To secure a position as a librarian, individuals could benefit from the following:
According to the U.S. Bureau of Labor Statistics, most states require advanced licensing or certification for librarians working in public or school libraries. In addition, 20 states require school librarians to have either a master’s degree in library science (MLS) or a master’s degree in education.
Librarians are generally responsible for maintaining information systems and collections of books, periodicals, online resources, audiovisual materials and more. They assist patrons with a variety of information requests, including locating and accessing specific materials.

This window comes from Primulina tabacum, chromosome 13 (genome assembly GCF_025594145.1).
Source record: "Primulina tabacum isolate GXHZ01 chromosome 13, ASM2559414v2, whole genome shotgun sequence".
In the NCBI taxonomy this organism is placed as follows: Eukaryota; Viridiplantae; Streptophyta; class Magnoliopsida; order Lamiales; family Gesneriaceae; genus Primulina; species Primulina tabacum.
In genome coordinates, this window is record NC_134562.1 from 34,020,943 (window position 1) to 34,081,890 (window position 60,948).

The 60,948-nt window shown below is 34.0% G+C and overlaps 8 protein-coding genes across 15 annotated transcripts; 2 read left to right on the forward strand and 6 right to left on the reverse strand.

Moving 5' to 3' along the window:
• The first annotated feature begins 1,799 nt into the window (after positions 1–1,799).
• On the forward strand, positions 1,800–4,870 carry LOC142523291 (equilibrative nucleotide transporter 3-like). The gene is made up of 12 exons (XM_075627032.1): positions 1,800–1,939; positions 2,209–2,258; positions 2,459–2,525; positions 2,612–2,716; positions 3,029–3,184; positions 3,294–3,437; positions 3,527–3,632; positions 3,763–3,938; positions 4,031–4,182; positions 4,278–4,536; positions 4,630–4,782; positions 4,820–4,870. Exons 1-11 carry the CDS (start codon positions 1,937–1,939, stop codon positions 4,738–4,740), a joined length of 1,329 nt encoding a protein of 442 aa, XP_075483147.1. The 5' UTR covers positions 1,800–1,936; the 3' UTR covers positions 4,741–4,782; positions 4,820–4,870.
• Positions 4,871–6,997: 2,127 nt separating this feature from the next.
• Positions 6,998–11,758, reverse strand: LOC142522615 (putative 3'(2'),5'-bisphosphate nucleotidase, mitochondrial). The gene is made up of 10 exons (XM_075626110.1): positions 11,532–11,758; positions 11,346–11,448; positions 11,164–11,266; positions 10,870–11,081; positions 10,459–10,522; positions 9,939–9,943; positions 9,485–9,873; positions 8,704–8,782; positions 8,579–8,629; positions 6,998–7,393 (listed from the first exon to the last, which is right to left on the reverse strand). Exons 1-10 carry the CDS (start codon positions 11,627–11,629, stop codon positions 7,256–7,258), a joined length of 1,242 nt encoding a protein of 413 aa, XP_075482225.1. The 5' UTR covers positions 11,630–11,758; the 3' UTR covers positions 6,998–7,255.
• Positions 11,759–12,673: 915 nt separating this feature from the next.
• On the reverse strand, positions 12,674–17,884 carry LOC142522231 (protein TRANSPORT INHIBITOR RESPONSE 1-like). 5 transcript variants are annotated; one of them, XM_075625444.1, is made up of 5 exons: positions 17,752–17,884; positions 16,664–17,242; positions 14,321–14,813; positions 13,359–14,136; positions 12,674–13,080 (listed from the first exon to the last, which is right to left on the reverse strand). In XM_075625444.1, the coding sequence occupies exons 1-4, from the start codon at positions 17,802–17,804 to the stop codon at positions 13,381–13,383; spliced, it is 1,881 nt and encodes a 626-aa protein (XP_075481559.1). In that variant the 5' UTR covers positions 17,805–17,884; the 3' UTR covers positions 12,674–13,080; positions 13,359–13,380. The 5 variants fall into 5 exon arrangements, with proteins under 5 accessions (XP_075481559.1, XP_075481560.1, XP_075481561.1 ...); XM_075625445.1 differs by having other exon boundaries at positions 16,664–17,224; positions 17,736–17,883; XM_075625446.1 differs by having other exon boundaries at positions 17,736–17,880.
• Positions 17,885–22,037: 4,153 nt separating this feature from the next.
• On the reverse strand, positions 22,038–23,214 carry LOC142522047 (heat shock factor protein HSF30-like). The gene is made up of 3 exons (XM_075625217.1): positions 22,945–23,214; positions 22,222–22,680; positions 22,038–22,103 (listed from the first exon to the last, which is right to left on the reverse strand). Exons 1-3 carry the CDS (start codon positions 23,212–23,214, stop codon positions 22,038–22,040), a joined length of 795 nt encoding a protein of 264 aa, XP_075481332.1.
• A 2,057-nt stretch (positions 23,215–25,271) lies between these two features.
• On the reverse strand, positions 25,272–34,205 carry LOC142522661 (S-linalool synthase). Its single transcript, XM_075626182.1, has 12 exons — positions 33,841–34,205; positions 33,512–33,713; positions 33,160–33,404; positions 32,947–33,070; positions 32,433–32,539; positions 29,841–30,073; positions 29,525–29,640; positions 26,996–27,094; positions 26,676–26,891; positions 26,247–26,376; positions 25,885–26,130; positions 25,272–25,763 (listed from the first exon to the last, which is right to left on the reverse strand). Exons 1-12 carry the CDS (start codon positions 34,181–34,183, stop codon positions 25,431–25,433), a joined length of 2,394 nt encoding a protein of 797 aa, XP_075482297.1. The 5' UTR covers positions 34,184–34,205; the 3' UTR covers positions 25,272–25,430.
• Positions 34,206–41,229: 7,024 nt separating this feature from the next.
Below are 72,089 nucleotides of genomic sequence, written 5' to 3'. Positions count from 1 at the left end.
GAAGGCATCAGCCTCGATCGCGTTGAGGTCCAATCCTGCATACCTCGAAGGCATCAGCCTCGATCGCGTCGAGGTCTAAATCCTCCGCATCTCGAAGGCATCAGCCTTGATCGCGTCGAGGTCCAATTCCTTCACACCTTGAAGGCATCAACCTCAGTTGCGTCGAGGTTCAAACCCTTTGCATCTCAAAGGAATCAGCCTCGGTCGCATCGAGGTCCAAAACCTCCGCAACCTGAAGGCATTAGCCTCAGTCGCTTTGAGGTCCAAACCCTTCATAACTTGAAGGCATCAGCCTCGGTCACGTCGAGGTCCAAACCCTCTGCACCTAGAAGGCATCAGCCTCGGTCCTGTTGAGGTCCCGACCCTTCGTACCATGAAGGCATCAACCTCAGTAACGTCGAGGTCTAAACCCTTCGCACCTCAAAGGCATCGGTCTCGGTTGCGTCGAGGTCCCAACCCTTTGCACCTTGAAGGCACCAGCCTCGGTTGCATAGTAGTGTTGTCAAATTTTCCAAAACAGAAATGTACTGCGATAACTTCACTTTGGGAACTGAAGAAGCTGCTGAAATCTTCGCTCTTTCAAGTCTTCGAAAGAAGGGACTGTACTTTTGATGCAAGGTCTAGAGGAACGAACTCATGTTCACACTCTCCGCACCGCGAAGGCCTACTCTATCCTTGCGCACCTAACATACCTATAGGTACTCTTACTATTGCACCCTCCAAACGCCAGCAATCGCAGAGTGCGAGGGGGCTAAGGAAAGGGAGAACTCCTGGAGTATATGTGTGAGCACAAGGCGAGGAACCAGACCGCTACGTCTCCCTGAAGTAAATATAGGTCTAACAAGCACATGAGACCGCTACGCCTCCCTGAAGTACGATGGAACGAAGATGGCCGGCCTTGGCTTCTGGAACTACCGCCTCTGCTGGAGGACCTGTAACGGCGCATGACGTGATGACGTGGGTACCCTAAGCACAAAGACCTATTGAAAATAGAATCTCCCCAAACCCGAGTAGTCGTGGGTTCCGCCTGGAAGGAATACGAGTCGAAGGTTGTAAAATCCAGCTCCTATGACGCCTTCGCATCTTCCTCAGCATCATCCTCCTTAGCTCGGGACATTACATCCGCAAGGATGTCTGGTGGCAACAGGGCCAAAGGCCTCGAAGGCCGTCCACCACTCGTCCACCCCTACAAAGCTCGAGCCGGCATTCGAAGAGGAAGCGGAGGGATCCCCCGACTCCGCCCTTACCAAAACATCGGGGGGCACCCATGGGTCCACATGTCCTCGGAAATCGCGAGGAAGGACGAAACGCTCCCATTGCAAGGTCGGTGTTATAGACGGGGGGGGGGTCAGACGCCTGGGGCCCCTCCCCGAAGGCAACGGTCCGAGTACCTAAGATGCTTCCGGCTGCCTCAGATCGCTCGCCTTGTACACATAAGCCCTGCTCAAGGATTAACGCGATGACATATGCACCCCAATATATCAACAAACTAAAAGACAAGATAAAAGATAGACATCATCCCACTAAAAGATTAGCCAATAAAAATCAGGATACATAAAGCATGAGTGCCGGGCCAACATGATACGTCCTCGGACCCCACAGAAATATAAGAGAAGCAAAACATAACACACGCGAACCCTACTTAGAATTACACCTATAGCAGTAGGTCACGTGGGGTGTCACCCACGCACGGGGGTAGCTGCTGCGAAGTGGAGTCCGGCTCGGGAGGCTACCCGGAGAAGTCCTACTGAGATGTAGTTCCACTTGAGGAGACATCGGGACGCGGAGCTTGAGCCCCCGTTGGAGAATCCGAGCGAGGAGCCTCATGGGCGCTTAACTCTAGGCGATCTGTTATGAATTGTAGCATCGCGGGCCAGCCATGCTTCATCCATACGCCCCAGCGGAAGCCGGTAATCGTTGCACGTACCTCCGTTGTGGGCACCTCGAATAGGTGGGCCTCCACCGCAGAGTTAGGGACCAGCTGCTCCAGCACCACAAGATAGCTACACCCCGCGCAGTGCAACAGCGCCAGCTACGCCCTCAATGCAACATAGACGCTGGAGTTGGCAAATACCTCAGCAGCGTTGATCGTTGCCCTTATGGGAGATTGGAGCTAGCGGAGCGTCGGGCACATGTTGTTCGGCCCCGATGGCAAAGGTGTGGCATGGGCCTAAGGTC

Due to the increasing influence of technology on information storage, librarians may also need to demonstrate expert knowledge of online resources, information technology and related data storage systems. Some information specialists use such technology to develop or update collection catalogs, inventory systems and other key library resources.
Librarians work in a variety of settings, including:
Many librarians work standard 40-hour work weeks. However, some professionals employed by colleges, universities or private institutions may be required to work weekends, holidays or extended hours in order to meet their patrons’ scheduling needs.
According to the U.S. Bureau of Labor Statistics, around 59 percent of librarians work in public or private educational institutions. In addition, around 27 percent are local government employees.
A librarian’s average annual salary is between $42,240 and $65,300. Professionals working in the top 10 percent of the industry’s wage scale earned around $81,130 annually.